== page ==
Premiere users are lucky. Its plug-in format has become a standard for professional audio applications (including Macromedia Deck and BIAS Peak), so third-party manufacturers offer sophisticated sound design tools that integrate perfectly with the video editing program. Depending on the size of your budget and hard disk, you can add a full array of audio plug-ins from Waves, BIAS, Opcode, Invision, and other companies ... giving your copy of Premiere the power of a recording studio.
But if you don't want to invest in third-party extensions, you can still get some first-class effects by using the basic audio functions that come with every copy of Premiere. All it takes is a little time, and a willingness to experiment.
While plug-ins allow more precise control and deeper effects, you can accomplish a basic flanging sound with nothing more than Premieres clip speed control and a couple of audio tracks. Compare example audio1 with its flanged version, audio2. We chose the steady sound of an airplane interior so the effect would be obvious, but sound designers often flange dynamic effects such as car passbys to give them even more motion.
The flanging you hear on audio2 is merely the original clip playing on two simultaneous tracks, with one tracking having its in point moved slightly to delay it, and its speed changed slightly from 100%. These changes have to be smaller than what you might expect -- about half a frame delay, at one-half percent speed -- and that takes a little trickery to accomplish:
The same voice clip was copied to three audio tracks, but the in-point was trimmed differently on each. Since we wanted more drama than a simple flange, we used larger speed changes: each clip was set 3% slower than the one above it. (A 3% speed change is roughly one-half-step musically, about the largest variation you can do to a voice without making it sound strange.) This change meant that track X1 took significantly longer than track A. To keep things in sync, we used the razor blade tool to split X1 and remove two frames. The entire effect was mixed down to a single movie, which we then imported to two tracks, flanged, and mixed again.
You can use this effect, without the flanging pass, when you want to thicken crowd scenes. Put the crowd on a few simultaneous tracks, and change the speed on each so they sound like different groups of people. Varying the in-points, and making tiny cuts within the slower tracks, keeps them in unison. It's a lot cheaper than hiring more actors.
This compatibility is important in many multimedia and broadcast projects, where you cant predict how the audiences speakers are set up. Its a good idea to check stereo effects by previewing them twice: open the Preview Options window, and listen once in a stereo format and once in a mono one. If you don't hear a stereo effect either time, make sure Use Filters is also checked.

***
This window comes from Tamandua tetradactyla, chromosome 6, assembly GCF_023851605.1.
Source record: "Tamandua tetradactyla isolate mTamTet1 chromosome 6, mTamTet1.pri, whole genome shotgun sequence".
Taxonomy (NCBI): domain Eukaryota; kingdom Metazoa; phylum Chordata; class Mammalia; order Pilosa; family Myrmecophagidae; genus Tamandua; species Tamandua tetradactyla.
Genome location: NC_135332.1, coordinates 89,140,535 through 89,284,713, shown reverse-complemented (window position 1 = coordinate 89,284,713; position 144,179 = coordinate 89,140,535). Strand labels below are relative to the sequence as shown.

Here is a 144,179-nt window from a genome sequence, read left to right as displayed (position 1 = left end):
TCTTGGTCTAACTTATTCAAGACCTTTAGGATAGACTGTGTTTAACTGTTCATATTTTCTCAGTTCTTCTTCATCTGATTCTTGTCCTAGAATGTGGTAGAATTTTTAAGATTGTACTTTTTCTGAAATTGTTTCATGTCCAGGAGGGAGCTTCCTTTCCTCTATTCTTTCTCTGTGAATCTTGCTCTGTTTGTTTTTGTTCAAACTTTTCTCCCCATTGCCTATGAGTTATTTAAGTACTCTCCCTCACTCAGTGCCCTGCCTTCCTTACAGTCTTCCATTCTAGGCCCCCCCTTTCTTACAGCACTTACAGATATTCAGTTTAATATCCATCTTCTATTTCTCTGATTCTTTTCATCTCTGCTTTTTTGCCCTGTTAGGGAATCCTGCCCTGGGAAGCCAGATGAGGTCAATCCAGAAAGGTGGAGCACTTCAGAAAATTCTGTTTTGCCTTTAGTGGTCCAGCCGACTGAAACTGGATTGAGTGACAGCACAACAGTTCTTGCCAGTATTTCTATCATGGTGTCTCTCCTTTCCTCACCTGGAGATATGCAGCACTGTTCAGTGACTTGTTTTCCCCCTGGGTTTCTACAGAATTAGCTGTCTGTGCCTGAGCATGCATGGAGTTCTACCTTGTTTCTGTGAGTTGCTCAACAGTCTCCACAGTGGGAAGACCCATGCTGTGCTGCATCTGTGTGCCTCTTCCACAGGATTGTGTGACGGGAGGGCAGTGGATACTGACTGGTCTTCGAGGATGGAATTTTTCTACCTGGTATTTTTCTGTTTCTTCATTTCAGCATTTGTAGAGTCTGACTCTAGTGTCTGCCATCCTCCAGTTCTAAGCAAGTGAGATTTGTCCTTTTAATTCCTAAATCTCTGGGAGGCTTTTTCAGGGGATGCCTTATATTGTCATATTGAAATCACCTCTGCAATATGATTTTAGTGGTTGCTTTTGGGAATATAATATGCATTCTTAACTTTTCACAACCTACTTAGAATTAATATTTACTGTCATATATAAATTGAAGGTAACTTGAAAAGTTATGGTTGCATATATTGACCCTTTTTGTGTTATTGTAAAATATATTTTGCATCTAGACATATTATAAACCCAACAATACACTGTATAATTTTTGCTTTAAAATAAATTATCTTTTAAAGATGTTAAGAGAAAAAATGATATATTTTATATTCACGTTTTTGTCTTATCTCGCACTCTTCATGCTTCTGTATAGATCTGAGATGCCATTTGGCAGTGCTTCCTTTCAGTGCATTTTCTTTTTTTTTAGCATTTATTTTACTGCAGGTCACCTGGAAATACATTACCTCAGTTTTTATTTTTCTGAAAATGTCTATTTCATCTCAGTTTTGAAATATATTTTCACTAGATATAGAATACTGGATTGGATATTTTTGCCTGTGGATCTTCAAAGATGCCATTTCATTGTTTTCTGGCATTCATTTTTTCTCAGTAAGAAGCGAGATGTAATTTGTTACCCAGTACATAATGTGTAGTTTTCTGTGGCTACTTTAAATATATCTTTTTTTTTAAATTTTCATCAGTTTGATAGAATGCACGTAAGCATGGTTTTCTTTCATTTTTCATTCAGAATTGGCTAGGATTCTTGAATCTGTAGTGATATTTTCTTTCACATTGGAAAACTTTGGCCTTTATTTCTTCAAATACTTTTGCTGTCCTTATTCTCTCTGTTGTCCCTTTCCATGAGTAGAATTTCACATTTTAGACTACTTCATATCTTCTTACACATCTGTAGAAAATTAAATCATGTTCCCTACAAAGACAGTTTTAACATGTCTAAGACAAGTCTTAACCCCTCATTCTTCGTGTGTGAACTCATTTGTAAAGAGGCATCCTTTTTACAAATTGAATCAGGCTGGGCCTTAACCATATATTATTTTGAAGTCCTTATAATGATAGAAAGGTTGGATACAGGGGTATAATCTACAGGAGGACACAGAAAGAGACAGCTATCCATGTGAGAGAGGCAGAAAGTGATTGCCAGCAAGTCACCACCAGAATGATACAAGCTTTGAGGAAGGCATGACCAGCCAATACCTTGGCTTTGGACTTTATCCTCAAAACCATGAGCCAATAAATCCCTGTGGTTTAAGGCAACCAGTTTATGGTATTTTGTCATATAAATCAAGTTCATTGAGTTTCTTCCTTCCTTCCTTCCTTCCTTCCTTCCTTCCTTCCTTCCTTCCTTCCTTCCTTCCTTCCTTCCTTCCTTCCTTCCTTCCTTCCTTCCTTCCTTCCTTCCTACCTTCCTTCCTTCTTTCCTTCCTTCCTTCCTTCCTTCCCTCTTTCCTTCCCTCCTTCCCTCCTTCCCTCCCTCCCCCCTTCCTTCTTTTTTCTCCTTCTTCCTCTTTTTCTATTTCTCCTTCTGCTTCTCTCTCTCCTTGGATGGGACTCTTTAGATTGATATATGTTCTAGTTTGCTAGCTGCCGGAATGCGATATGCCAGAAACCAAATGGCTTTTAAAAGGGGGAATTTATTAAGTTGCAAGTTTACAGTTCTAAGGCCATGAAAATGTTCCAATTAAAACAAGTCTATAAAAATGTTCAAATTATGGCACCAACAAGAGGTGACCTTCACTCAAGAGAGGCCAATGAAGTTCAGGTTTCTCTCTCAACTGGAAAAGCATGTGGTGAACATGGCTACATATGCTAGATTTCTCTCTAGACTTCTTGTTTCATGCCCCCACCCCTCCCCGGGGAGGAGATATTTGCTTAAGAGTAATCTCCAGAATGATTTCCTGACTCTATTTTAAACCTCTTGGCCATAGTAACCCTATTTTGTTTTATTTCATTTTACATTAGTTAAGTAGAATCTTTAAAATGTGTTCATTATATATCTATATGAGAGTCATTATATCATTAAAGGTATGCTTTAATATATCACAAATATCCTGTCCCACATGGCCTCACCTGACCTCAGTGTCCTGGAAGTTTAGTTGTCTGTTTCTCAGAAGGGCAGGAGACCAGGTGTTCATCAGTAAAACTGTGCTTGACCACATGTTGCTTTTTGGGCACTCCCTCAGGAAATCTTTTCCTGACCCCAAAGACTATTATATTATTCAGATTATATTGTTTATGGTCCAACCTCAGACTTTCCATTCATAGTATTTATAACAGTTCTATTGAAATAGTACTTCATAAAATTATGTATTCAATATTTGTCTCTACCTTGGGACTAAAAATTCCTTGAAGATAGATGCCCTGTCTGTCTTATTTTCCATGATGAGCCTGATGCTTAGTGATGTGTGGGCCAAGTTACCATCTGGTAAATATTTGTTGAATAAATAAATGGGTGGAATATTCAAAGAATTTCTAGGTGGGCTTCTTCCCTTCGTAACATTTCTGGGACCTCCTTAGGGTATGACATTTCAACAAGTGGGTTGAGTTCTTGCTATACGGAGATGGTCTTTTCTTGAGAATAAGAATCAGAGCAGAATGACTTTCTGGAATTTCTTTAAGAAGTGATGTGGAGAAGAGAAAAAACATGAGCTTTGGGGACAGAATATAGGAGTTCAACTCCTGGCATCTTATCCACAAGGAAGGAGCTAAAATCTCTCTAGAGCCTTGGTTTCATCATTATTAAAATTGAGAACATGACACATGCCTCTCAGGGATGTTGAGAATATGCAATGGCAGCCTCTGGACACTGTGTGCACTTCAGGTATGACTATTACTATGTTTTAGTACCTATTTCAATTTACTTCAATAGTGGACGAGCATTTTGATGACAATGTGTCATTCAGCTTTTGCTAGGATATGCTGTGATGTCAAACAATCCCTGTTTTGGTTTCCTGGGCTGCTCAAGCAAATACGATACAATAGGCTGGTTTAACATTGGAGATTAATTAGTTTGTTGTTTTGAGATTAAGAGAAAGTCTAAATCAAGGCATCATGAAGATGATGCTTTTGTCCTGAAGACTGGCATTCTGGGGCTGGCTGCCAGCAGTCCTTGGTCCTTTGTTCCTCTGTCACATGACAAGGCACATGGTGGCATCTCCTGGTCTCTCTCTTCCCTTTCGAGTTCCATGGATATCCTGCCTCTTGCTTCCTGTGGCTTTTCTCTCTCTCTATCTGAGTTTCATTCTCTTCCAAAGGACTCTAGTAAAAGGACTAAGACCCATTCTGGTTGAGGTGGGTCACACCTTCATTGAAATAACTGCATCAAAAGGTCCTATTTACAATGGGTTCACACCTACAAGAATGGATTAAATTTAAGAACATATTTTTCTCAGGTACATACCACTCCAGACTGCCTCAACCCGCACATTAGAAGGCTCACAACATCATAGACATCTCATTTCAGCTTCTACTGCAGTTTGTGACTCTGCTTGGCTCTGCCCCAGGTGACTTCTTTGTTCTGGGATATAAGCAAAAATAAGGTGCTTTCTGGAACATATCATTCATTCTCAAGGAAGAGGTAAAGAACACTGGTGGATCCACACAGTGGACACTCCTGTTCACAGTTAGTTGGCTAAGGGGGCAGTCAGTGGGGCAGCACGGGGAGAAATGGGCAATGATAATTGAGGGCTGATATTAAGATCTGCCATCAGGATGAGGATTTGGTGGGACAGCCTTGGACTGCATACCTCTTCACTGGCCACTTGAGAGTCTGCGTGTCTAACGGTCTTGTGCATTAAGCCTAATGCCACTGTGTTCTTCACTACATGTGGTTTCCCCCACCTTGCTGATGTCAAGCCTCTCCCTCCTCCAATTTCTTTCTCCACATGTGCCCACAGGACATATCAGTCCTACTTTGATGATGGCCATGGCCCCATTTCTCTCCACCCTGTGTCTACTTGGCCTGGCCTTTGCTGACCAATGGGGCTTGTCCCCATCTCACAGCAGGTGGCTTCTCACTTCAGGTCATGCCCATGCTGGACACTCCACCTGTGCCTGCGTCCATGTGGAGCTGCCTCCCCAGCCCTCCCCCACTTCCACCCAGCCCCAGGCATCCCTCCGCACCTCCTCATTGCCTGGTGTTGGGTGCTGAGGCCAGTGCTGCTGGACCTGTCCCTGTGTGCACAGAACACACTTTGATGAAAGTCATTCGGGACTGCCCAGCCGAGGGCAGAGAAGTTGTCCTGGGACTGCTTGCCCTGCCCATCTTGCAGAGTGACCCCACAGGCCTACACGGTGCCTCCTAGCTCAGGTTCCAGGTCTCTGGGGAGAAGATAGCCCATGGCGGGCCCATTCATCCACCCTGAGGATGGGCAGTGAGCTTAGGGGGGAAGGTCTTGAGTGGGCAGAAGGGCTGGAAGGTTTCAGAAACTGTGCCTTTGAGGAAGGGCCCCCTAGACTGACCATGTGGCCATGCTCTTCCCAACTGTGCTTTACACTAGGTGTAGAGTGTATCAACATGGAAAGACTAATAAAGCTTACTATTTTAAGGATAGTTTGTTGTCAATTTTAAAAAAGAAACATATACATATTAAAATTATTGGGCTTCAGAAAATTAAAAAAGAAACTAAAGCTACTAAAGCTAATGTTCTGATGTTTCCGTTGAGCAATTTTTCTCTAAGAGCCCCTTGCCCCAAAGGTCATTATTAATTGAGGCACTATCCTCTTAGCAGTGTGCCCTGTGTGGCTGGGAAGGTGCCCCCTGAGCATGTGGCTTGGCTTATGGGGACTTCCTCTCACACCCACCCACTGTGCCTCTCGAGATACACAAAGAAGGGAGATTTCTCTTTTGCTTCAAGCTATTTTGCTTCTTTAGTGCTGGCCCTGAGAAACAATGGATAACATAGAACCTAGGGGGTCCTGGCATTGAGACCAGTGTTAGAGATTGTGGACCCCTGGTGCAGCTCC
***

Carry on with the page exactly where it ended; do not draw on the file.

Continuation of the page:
Since the clips are playing at different speeds, they end at different times. We added the fades shown at the end of tracks B and XI, to keep the crash in unison.
The stereo movement depends on Premiere 4.2s Pan filter and its ability to change over time. (Pan doesnt have the same Start and End sliders as filter like Camera Blur, but it does respond to the Vary Settings command in the Filters dialog.) The same original sound is on audio tracks A, B, and X1. Track A's clip starts with a pan setting fully to the left and ends 50% to the right. Track B's laser starts 50% left and moves fully right. We then changed the speeds radically, for a big stereo laser that moved from the left to the right. Fantasy sounds, unlike human voices, can take these larger speed variations since the audience isnt used to the sound's natural timbre.
But it wasn't big enough. Thats why we added a third copy of the original clip on Audio X1, playing at a third of the original speed. This lowered the pitch about an octave and a half. We faded both Audio B and X1 to match the faster Audio A, and previewed again.
It still wasn't big enough, so we grabbed all three clips with the Block Select tool and turn them into a virtual clip, which we moved down a little later on Audio A. Then we put a copy of the virtual clip on Audio B, at only 50% of the original speed. Both virtual clips -- or a total of six versions of the original laser -- combine to make a sound that stretches across almost four octaves. Some reverb and compression would have made it even bigger, if wed wanted to use third-party plug-ins.
To Digital Playroom main page
Mail to Jay Rose